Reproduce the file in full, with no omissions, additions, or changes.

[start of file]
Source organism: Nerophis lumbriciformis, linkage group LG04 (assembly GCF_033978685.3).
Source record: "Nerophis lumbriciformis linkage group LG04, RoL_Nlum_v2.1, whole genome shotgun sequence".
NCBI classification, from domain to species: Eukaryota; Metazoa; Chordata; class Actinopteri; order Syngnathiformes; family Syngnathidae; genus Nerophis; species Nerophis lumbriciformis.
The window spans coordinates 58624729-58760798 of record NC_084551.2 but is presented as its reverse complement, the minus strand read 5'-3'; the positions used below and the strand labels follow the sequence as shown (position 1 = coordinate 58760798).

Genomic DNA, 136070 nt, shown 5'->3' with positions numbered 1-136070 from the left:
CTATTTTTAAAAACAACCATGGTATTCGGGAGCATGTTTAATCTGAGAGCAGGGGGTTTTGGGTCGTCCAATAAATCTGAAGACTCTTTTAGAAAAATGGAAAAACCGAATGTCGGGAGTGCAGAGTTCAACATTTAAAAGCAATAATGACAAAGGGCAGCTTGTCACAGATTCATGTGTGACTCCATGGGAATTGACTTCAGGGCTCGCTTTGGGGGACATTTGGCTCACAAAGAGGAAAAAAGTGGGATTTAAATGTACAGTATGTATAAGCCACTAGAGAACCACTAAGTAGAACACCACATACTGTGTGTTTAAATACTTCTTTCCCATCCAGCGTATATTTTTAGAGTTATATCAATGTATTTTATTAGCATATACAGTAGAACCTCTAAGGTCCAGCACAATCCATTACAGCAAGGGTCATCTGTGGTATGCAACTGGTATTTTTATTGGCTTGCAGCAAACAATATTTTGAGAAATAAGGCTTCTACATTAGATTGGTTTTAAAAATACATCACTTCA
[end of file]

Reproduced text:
Source organism: Nerophis lumbriciformis, linkage group LG04 (assembly GCF_033978685.3).
Source record: "Nerophis lumbriciformis linkage group LG04, RoL_Nlum_v2.1, whole genome shotgun sequence".
NCBI classification, from domain to species: Eukaryota; Metazoa; Chordata; class Actinopteri; order Syngnathiformes; family Syngnathidae; genus Nerophis; species Nerophis lumbriciformis.
The window spans coordinates 58624729-58760798 of record NC_084551.2 but is presented as its reverse complement, the minus strand read 5'-3'; the positions used below and the strand labels follow the sequence as shown (position 1 = coordinate 58760798).

Genomic DNA, 136070 nt, shown 5'->3' with positions numbered 1-136070 from the left:
CTATTTTTAAAAACAACCATGGTATTCGGGAGCATGTTTAATCTGAGAGCAGGGGGTTTTGGGTCGTCCAATAAATCTGAAGACTCTTTTAGAAAAATGGAAAAACCGAATGTCGGGAGTGCAGAGTTCAACATTTAAAAGCAATAATGACAAAGGGCAGCTTGTCACAGATTCATGTGTGACTCCATGGGAATTGACTTCAGGGCTCGCTTTGGGGGACATTTGGCTCACAAAGAGGAAAAAAGTGGGATTTAAATGTACAGTATGTATAAGCCACTAGAGAACCACTAAGTAGAACACCACATACTGTGTGTTTAAATACTTCTTTCCCATCCAGCGTATATTTTTAGAGTTATATCAATGTATTTTATTAGCATATACAGTAGAACCTCTAAGGTCCAGCACAATCCATTACAGCAAGGGTCATCTGTGGTATGCAACTGGTATTTTTATTGGCTTGCAGCAAACAATATTTTGAGAAATAAGGCTTCTACATTAGATTGGTTTTAAAAATACATCACTTCA